Reducing risk and accelerating transparency

Companies should keep their workings in one unified space, allowing for extra visibility and transparency. They need to have a better understanding of their supply chain due to this increase in mini-umbrella company fraud.

Modernising accounting and payroll systems can significantly help. Access to real-time information allows companies to keep accurate and up to date accounts while ensuring compliance with the latest regulations. 

HMRC also needs to do better. With the data available through the Making Tax Digital initiative, so-called ‘MUC Fraud’ should be relatively easy to identify and therefore eliminate but harnessing the gains from technological advances takes time. 

While this flexible labour market continues to grow, the fight against mini-umbrella company fraud rages on.

Tags:

Replies (7)

Please login or register to join the discussion.

avatar
By Carl London
15th Sep 2021 13:32

Wouldn't the 'limited cost trader' rules apply in most cases, significantly reducing the apparent FR VAT gain?

Thanks (1)
Replying to Carl London:
avatar
By jwhelan
15th Sep 2021 18:31

You are quite right Carl - Limited Cost Trader rules apply to all companies who use the Flat rate VAT scheme (This is the rule whereby your costs for 'tangible' goods must be no less than 2% of your revenue in any VAT Quarter) to facilitate the fraud there are example of "purchases" of, for example, work wear (often sourced from abroad to avoid a VAT loss) being used to meet the 25 threshold.

Thanks (0)
avatar
By Paul Crowley
15th Sep 2021 16:41

Claiming employment allowance is fraud?
Who says so?

Thanks (0)
Replying to Paul Crowley:
avatar
By jwhelan
15th Sep 2021 18:30

Hi Paul - thanks for the comment.
Every business has the right to claim the £4,000 annual employment allowance. but where, for example, a company of 1,000 employees has been "split" into (say) 250 entities each with 4 employees, there are various tools available to HMRC to tackle the abuse but the obvious one would be the General Anti Abuse Rule
https://www.gov.uk/government/collections/tax-avoidance-general-anti-abu...

Thanks (0)
Replying to jwhelan:
avatar
By Paul Crowley
16th Sep 2021 21:43

But surely that is just an opinion not yet tested at any tribunal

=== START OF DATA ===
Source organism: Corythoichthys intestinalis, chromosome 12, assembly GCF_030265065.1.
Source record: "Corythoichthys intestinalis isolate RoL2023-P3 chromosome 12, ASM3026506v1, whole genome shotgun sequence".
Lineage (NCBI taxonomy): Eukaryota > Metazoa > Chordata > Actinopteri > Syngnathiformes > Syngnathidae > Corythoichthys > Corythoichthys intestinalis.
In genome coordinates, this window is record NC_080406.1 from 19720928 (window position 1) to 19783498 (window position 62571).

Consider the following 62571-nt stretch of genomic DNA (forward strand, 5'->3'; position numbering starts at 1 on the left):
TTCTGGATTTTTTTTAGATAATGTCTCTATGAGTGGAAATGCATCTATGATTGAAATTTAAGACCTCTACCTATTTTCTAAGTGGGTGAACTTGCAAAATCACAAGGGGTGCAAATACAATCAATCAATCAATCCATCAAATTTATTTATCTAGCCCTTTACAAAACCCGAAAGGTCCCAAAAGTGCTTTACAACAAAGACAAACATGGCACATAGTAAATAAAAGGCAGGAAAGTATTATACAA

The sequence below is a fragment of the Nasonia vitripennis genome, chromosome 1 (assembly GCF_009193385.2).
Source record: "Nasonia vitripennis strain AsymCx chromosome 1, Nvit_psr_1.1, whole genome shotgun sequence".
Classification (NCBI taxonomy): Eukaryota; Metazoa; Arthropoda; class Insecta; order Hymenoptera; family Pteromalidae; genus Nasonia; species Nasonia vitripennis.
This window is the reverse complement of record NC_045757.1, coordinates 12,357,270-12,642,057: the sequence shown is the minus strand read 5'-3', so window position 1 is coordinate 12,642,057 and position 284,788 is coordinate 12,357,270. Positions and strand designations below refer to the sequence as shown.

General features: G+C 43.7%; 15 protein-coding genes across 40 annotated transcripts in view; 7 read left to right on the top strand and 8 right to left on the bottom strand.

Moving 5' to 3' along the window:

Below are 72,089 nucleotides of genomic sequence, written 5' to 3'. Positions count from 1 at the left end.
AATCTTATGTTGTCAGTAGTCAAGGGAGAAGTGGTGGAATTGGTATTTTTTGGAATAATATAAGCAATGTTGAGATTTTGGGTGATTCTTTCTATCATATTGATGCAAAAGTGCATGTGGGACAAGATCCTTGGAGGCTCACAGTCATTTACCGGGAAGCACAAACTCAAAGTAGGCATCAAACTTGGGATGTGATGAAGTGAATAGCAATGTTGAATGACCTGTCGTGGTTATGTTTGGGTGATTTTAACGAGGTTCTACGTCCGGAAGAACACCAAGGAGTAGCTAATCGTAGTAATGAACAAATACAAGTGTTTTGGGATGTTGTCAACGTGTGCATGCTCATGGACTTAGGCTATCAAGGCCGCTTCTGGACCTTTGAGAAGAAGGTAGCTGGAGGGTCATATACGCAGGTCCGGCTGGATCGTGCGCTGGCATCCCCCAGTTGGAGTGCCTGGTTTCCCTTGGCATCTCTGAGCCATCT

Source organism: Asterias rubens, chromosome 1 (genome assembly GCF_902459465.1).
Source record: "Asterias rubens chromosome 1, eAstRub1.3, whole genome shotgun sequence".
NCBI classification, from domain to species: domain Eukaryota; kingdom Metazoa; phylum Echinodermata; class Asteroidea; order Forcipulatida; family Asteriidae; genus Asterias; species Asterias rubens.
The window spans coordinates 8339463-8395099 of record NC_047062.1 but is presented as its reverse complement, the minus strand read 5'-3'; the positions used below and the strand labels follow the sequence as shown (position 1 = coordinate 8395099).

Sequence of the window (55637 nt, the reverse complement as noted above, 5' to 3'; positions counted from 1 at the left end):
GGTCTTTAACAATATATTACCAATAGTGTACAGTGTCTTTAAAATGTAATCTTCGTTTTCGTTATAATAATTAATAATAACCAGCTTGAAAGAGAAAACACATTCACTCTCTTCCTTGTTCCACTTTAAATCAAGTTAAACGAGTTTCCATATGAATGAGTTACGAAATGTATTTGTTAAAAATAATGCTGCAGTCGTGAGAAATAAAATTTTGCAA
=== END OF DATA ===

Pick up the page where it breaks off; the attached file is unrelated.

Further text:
Thanks (0)
avatar
By tedbuck
16th Sep 2021 10:44

'HMRC also needs to do better. With the data available through the Making Tax Digital initiative, so-called ‘MUC Fraud’ should be relatively easy to identify and therefore eliminate but harnessing the gains from technological advances takes time. '

Harnessing gains from RTI must be very difficult judging by HMRC's total inability to amend codes when it is fairly obvious that earnings have bridged the £125,000 level - even after the year end shows a higher level. Basically it seems that their systems don't work.

Like waiting 9 months or so to issue a demand note for unpaid CT instead of the 30 days which used to be the case and whacking penalty notices at people where time to pay has been agreed and so on and so on. One can make excuses but after a while it gets a bit frustrating. HMRC can make as many **** ups as it likes but expects everyone else to behave in exemplary fashion while they wfh watching the television. And of course I read that the Treasury are going to be largely working from home in the future. Just imagine all that data floating about London and its environs on the Treasury Boys' computers, in buses, tubes, cars and shopping baskets just waiting to be mislaid.

It doesn't sound to be like a well run organisation capable of 'harnessing the gains from technological advancement'.

Thanks (1)
Replying to tedbuck:
avatar
By Paul Crowley
16th Sep 2021 21:53

"Harnessing gains from RTI must be very difficult judging by HMRC's total inability to amend codes when it is fairly obvious that earnings have bridged the £125,000 level - even after the year end shows a higher level. Basically it seems that their systems don't work."
Agree
Two new clients in the last couple of weeks unable to understand why PAYE does not collect enough tax when income exceeds £100,00o
Maybe HMRC should look to fix that problem given that they get the details on a monthly real time basis

They have absolutely no chance of dealing with the alleged fraud suggested by OP
Fraud is a strong word
It is really just vanilla tax planning given that the VAT element is dubious

Nothing fraudulent about Phillipinos being directors of UK companies

Thanks (0)